1 Oct. 1811–27 Aug. 1841. Clerk, editor. Born in Great Driffield, Yorkshire, England. Member of Methodist church. Immigrated to Upper Canada, 1834. Baptized into LDS church by Parley P. Pratt, May 1836, in Upper Canada. Ordained an elder by John Taylor, 22...

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served as scribe for the history. Little is known about the circumstances surrounding Thompson’s inscription, totaling only sixteen pages, in the large history volume. The transcript of Draft 2 presented herein ends on page 61 of the manuscript volume, after the first two pages of Thompson’s inscription, to correspond with the end of Draft 3; the other fourteen pages in his hand give a biographical sketch of Sidney Rigdon

19 Feb. 1793–14 July 1876. Tanner, farmer, minister. Born at St. Clair, Allegheny Co., Pennsylvania. Son of William Rigdon and Nancy Gallaher. Joined United Baptists, ca. 1818. Preached at Warren, Trumbull Co., Ohio, and vicinity, 1819–1821. Married Phebe...

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, including a brief narrative of his conversion to Mormonism. Because the majority of the pages in Thompson’s hand deal with Rigdon’s life before joining the church, Rigdon was likely consulted for this portion of the narrative.
The opening statement of the draft in the large manuscript volume refers to defamation and persecution to which the Latter-day Saints and JS in particular had been subjected, and it characterizes such maltreatment as one motivation for telling the story of the church and its founder: “Owing to the many reports which have been put in circulation by evil disposed and designing men,” JS proclaimed, the history was designed to “disabuse the publick mind, and put all enquirers after truth into possession of the facts” and set the record straight “in relation both to myself and the Church.” This introduction was written not long after JS had fled Kirtland

Located ten miles south of Lake Erie. Settled by 1811. Organized by 1818. Population in 1830 about 55 Latter-day Saints and 1,000 others; in 1838 about 2,000 Saints and 1,200 others; in 1839 about 100 Saints and 1,500 others. Mormon missionaries visited township...

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, Ohio, for Far West

Originally called Shoal Creek. Located fifty-five miles northeast of Independence. Surveyed 1823; first settled by whites, 1831. Site purchased, 8 Aug. 1836, before Caldwell Co. was organized for Latter-day Saints in Missouri. William W. Phelps and John Whitmer...

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, Missouri, under threat of several lawsuits; thus, when he began the history in summer 1838 he was especially motivated to justify himself and the church in light of what he considered a long history of persecution. Such an introduction may also have been written as a more general response to the accumulated negative reports transmitted orally and in the press beginning in JS’s youth and continuing throughout the 1830s.2

Although the history was begun in 1838, it is possible that the preamble in the first paragraph was added in 1839 when James Mulholland wrote Draft 2. If so, the concern with negative publicity may also have been a reaction to the widespread news of the Mormon conflict in Missouri in fall 1838 andJS’s imprisonment, or to the growing number of publications critical of JS and the church since 1838. See, for example, Origen Bacheler, Mormonism Exposed, Internally and Externally (New York, 1838), and La Roy Sunderland’s eight-part series published in the Methodist Zion’s Watchman from 13 January to 3 March 1838 and republished in pamphlet form as Mormonism Exposed and Refuted (New York: Piercy & Reid, 1838).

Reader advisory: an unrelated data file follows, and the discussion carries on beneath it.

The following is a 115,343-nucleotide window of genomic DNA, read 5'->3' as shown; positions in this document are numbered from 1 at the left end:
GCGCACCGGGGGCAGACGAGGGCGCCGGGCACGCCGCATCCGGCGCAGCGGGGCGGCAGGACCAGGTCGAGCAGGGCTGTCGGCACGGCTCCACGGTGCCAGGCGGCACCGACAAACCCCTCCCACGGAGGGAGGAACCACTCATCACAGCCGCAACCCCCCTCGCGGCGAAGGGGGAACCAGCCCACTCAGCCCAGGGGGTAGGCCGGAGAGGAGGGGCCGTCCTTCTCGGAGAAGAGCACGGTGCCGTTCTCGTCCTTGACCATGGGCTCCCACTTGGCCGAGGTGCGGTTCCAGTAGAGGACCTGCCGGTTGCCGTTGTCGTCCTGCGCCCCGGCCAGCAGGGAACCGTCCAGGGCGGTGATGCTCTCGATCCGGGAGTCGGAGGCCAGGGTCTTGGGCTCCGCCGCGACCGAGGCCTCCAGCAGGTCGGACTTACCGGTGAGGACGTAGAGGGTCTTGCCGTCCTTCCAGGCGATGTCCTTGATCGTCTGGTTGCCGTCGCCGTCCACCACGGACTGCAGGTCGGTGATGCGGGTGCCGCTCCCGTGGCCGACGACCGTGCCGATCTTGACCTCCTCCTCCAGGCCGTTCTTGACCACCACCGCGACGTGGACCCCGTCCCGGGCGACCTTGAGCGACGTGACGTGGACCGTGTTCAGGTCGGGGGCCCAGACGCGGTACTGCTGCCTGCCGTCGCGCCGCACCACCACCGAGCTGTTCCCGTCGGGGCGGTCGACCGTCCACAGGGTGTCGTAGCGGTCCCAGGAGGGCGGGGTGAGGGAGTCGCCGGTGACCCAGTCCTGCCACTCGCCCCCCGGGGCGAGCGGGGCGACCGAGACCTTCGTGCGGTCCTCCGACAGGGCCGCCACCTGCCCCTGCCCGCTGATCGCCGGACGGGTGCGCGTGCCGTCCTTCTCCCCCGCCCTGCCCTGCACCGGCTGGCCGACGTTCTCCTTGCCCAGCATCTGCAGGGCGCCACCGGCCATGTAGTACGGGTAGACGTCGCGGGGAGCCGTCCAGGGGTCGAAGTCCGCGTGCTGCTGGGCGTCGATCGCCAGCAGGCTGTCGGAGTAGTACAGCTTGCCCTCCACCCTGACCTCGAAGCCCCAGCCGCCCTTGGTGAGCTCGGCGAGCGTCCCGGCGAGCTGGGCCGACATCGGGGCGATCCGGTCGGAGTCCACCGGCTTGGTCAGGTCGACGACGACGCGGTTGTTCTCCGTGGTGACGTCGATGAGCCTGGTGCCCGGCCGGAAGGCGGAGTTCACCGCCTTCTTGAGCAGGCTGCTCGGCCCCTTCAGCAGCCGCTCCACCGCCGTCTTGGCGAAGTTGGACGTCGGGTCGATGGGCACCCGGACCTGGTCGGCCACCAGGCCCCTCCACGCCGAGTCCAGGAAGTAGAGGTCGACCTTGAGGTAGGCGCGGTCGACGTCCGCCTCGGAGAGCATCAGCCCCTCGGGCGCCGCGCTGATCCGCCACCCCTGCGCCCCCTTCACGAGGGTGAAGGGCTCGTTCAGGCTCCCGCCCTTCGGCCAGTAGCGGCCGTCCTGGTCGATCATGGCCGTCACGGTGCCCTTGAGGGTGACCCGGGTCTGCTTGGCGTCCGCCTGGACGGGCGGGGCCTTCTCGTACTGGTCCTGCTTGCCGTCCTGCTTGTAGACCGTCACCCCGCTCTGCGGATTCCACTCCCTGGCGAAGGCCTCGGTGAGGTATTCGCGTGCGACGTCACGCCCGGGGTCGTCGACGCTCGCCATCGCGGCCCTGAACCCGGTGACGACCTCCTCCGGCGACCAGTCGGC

After briefly narrating JS’s birth and early years, Draft 2 proceeds immediately to the circumstances that culminated in his first vision of Deity in the spring of 1820, followed closely by the visitations of an angel in 1823 and JS’s commission to retrieve a sacred record buried nearby. JS’s religious mission is the primary focus; his personal affairs, like his marriage to Emma Smith

10 July 1804–30 Apr. 1879. Scribe, editor, boardinghouse operator, clothier. Born at Willingborough Township (later in Harmony), Susquehanna Co., Pennsylvania. Daughter of Isaac Hale and Elizabeth Lewis. Member of Methodist church at Harmony (later in Oakland...

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, whom he met while employed in digging for a rumored silver mine, are discussed only briefly and in the context of that mission.
Following JS’s recitation of his retrieval of the ancient record, the beginnings of his translation thereof, and the loss of the translation manuscript, James Mulholland

1804–3 Nov. 1839. Born in Ireland. Baptized into LDS church. Married Sarah Scott, 8 Feb. 1838, at Far West, Caldwell Co., Missouri. Engaged in clerical work for JS, 1838, at Far West. Ordained a seventy, 28 Dec. 1838. After expulsion from Missouri, lived ...

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began including the full texts of JS’s revelations, which became a major element of the account. The revelations were integrated into the history starting with July 1828, and they generally appear in chronological order. Mulholland copied the revelations into the history from the 1835 edition of the Doctrine and Covenants, rather than from earlier versions. Many of JS’s early revelations underwent significant updating and expansion in order to suit rapidly changing circumstances after the organization of the Church of Christ in 1830, so the inclusion of the 1835 version of revelations into a narrative covering events before 1835 introduced numerous anachronisms. Significant instances of anachronism are identified in the annotation of the text herein.